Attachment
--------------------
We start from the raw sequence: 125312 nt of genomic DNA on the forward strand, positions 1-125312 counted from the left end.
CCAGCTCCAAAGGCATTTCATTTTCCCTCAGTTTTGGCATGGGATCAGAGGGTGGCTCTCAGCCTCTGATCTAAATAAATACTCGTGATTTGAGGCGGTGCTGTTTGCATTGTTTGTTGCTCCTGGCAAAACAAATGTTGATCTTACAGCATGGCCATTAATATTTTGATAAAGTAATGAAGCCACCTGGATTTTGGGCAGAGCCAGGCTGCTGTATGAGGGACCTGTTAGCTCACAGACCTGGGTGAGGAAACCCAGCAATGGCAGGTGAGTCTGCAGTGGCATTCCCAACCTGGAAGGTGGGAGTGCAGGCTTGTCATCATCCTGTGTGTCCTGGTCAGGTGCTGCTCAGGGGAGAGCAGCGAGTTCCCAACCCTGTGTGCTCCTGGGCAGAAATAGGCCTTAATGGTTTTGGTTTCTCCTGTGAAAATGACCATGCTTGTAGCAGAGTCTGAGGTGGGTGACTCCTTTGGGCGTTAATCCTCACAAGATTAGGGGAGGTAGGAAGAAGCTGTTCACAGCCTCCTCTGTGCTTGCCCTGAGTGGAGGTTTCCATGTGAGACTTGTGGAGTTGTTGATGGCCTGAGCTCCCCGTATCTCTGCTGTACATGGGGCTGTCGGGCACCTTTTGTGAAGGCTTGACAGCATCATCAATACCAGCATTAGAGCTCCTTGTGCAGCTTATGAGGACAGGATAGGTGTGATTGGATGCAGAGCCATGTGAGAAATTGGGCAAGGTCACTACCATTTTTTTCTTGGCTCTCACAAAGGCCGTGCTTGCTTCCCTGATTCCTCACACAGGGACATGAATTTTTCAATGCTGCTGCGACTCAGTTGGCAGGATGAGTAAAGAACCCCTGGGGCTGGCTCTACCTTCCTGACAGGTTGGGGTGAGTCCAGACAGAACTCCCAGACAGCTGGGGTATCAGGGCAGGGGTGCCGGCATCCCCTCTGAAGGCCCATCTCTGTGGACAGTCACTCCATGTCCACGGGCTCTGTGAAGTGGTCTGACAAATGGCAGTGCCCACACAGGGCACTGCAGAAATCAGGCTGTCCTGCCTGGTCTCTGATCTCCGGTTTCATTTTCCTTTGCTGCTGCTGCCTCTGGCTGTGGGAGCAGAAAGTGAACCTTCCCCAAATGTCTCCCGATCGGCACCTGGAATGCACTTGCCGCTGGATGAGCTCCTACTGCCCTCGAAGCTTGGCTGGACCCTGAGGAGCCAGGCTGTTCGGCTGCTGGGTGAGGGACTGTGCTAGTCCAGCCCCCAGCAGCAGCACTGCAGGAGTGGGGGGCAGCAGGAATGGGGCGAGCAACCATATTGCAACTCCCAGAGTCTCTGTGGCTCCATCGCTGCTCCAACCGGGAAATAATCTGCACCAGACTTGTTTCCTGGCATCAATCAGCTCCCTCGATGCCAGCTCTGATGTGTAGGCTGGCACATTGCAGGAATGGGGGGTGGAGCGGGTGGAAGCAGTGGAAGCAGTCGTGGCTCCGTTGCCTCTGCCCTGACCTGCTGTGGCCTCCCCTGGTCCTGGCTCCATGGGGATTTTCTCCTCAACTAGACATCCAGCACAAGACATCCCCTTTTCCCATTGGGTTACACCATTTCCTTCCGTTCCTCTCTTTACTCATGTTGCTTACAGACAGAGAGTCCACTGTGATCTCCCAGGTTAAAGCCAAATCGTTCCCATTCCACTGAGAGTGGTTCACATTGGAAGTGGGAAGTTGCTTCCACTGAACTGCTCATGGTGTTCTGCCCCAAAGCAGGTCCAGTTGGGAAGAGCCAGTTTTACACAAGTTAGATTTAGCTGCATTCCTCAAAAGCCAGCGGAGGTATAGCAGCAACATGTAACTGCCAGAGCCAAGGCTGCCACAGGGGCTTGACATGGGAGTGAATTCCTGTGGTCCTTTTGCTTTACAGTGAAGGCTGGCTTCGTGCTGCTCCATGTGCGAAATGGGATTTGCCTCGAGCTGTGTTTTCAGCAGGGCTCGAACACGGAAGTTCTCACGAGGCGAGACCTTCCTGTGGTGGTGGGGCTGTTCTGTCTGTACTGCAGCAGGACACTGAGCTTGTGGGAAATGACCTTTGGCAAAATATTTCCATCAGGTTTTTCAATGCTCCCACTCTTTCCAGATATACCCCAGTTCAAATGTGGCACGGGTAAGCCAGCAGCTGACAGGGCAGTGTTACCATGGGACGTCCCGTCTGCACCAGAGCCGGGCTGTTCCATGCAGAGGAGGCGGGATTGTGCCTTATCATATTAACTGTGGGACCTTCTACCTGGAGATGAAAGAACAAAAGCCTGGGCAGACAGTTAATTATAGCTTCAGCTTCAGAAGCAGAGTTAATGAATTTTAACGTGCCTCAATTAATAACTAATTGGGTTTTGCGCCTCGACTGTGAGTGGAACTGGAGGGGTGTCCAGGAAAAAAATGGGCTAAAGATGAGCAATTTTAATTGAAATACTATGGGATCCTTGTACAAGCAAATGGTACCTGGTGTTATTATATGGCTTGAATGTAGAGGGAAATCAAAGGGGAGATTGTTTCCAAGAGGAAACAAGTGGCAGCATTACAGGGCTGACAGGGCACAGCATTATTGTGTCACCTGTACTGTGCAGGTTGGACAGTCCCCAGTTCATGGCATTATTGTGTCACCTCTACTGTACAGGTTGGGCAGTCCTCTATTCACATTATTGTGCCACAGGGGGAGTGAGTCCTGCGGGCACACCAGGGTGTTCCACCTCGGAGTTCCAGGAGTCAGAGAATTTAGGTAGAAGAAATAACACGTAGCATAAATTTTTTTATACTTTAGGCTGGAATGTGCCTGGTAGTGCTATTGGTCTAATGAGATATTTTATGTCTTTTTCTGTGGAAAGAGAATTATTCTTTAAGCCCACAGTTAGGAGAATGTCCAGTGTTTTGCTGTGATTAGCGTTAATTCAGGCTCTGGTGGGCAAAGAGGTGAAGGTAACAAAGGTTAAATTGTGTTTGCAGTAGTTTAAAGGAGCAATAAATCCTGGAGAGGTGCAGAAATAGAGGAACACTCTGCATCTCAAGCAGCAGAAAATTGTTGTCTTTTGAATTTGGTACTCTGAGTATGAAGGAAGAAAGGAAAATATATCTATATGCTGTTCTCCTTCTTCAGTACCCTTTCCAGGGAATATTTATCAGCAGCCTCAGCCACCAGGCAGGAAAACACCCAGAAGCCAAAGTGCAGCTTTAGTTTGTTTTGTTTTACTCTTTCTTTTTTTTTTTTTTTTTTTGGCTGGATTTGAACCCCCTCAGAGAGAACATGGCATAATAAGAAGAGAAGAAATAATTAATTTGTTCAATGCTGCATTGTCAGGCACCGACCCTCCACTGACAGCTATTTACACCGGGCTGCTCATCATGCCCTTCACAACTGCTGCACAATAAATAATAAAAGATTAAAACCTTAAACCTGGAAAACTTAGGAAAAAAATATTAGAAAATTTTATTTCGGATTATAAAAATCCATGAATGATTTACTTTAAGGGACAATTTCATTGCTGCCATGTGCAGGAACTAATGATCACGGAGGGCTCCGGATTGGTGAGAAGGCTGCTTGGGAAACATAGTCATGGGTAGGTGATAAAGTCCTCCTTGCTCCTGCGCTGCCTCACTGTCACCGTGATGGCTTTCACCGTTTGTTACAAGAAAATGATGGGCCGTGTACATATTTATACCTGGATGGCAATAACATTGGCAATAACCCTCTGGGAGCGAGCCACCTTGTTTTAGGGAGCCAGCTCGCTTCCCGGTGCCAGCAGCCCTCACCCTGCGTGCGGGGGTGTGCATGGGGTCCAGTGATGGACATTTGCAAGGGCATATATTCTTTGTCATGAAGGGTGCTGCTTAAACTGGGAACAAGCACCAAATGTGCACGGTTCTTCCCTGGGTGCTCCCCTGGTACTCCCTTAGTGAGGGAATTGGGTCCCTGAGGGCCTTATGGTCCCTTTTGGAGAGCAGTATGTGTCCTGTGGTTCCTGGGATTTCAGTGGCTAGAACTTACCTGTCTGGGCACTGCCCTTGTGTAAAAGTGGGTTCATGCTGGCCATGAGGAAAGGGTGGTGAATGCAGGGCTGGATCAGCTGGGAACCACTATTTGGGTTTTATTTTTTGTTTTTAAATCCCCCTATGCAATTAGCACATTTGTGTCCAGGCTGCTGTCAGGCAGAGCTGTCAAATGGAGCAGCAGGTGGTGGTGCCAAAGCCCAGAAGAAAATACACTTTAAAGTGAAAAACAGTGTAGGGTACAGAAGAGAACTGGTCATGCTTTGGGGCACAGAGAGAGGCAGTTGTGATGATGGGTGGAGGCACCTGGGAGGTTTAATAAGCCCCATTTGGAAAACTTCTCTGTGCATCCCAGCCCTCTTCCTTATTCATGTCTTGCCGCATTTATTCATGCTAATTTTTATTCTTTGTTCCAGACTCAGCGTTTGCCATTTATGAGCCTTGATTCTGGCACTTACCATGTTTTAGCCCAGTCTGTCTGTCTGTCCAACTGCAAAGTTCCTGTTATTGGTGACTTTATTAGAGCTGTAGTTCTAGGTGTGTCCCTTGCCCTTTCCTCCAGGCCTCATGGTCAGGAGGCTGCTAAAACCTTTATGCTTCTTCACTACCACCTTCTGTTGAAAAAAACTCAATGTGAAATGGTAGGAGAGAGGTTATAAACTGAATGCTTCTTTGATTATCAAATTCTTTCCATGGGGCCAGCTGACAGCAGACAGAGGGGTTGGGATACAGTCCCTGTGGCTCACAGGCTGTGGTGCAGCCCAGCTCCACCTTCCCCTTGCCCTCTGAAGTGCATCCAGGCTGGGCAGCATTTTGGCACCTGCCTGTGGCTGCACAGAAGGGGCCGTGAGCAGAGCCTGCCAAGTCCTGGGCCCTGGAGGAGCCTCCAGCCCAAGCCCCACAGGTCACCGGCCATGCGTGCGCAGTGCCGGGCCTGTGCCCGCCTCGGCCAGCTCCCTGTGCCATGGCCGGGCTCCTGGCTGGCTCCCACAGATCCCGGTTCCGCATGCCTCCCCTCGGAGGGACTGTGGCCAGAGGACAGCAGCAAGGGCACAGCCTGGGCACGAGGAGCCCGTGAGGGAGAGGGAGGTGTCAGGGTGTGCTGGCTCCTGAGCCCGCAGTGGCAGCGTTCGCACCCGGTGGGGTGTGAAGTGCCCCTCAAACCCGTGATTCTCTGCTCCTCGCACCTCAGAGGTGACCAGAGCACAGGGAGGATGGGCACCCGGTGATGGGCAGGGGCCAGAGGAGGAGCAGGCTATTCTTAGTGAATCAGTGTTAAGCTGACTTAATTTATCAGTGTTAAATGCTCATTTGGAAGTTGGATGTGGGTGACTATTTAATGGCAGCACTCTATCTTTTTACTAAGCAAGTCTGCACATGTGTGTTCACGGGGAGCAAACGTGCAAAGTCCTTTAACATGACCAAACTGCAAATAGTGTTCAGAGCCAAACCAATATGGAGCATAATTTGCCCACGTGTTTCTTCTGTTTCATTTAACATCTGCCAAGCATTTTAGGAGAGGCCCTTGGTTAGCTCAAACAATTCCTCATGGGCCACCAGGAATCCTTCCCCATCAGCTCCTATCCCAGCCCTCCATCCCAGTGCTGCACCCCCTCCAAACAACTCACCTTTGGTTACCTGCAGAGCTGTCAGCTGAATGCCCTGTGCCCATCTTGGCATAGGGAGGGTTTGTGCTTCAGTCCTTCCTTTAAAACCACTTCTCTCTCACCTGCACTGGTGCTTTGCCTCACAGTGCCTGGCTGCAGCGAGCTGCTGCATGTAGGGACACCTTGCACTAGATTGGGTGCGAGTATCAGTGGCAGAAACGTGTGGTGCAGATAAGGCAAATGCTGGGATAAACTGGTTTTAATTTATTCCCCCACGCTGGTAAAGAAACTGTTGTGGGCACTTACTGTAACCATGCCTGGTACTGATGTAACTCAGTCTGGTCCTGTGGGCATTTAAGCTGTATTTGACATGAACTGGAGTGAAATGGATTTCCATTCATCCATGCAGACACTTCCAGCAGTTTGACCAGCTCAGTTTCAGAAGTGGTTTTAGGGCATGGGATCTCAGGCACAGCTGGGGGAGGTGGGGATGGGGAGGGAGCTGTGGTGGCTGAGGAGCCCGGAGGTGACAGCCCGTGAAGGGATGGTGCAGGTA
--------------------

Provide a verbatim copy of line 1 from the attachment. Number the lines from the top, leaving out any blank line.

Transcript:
We start from the raw sequence: 125312 nt of genomic DNA on the forward strand, positions 1-125312 counted from the left end.